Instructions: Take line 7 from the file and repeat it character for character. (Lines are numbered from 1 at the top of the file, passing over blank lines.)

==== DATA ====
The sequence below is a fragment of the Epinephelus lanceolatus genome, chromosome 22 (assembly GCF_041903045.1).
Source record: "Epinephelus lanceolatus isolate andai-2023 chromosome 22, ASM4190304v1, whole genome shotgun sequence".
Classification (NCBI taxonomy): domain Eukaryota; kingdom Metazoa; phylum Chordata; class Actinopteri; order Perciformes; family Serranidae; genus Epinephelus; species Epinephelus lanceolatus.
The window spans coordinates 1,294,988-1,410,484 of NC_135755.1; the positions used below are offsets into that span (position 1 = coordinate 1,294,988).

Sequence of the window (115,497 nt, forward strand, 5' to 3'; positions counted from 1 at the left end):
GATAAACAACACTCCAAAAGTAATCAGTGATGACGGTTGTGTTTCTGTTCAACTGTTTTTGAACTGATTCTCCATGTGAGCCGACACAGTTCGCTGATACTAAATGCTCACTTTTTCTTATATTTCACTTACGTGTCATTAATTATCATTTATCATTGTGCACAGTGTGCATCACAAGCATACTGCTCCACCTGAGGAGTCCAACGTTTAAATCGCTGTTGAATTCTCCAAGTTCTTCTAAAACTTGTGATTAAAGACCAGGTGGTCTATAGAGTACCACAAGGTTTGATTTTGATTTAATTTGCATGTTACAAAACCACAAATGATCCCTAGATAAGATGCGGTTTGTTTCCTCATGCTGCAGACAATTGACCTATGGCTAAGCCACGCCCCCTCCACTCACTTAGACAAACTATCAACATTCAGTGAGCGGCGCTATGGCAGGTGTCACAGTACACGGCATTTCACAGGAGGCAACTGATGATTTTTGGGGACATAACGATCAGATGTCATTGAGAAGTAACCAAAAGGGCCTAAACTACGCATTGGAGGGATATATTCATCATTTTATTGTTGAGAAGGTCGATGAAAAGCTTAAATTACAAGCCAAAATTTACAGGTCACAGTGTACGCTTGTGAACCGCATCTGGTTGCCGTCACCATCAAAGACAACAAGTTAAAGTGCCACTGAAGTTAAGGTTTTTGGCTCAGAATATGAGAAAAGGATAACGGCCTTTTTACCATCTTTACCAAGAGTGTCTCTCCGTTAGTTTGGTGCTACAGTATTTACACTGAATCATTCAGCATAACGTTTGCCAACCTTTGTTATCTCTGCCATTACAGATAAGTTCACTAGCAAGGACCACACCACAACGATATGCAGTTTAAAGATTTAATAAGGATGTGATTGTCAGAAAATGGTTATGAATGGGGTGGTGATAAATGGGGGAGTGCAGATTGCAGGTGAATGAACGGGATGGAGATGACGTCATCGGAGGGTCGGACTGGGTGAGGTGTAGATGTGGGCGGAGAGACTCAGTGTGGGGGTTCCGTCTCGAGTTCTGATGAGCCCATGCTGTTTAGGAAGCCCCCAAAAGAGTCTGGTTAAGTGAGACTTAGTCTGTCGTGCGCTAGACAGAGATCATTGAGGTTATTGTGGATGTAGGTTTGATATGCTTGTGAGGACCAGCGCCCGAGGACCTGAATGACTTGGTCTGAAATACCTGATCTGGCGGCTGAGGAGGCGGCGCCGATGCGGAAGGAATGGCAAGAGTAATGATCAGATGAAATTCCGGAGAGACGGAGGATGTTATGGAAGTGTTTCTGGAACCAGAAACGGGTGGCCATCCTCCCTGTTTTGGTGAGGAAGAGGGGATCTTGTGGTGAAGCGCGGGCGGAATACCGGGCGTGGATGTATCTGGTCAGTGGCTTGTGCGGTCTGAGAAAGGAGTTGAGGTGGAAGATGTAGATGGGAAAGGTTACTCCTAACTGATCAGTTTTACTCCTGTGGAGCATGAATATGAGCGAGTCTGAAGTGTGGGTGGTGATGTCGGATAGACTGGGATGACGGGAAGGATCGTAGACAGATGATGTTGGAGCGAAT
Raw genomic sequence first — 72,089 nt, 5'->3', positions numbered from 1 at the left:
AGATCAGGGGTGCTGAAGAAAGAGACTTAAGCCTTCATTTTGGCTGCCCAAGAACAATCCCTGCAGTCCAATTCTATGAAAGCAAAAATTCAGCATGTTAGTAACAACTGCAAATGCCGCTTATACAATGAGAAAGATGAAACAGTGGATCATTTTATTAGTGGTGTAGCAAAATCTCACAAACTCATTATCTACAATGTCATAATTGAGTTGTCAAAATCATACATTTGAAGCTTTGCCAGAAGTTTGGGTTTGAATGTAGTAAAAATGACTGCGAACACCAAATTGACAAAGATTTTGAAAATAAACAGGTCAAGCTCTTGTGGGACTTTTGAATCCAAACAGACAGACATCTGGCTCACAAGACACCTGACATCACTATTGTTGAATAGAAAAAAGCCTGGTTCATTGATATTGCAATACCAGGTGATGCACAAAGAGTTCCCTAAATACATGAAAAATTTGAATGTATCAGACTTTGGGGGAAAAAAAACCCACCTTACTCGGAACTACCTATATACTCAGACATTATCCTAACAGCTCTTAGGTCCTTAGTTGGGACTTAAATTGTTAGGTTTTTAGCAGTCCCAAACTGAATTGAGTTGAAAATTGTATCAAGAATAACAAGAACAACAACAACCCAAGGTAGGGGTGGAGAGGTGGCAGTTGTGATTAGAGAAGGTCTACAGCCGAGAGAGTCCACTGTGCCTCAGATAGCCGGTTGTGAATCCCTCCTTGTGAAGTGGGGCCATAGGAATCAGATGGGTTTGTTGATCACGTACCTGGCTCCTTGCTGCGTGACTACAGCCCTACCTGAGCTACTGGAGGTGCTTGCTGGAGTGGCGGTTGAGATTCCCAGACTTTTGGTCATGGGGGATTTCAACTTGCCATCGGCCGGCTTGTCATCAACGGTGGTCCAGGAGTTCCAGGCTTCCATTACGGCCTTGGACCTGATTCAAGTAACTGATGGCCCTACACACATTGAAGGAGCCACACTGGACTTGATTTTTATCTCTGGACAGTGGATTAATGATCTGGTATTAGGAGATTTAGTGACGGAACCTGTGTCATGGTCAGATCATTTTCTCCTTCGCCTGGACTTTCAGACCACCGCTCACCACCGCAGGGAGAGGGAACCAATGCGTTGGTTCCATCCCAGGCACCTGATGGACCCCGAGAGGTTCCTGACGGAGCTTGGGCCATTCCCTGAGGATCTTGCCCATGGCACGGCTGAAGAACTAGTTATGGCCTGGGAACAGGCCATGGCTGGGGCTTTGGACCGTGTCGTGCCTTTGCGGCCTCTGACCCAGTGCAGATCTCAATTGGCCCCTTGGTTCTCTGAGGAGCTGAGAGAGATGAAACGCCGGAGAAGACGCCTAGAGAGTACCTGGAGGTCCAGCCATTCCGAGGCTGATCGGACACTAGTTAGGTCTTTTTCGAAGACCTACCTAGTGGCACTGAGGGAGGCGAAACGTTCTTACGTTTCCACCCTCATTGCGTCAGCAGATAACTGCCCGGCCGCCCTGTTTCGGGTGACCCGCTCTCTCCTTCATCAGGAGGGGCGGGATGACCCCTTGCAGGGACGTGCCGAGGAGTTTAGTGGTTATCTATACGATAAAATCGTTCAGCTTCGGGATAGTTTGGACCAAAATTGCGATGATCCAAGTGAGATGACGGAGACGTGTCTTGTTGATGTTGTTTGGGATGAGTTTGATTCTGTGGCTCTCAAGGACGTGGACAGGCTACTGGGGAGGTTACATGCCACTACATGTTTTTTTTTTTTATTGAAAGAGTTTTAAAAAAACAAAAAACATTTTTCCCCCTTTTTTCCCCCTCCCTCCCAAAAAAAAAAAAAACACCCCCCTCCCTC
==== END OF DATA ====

Raw genomic sequence first — 72,089 nt, 5'->3', positions numbered from 1 at the left: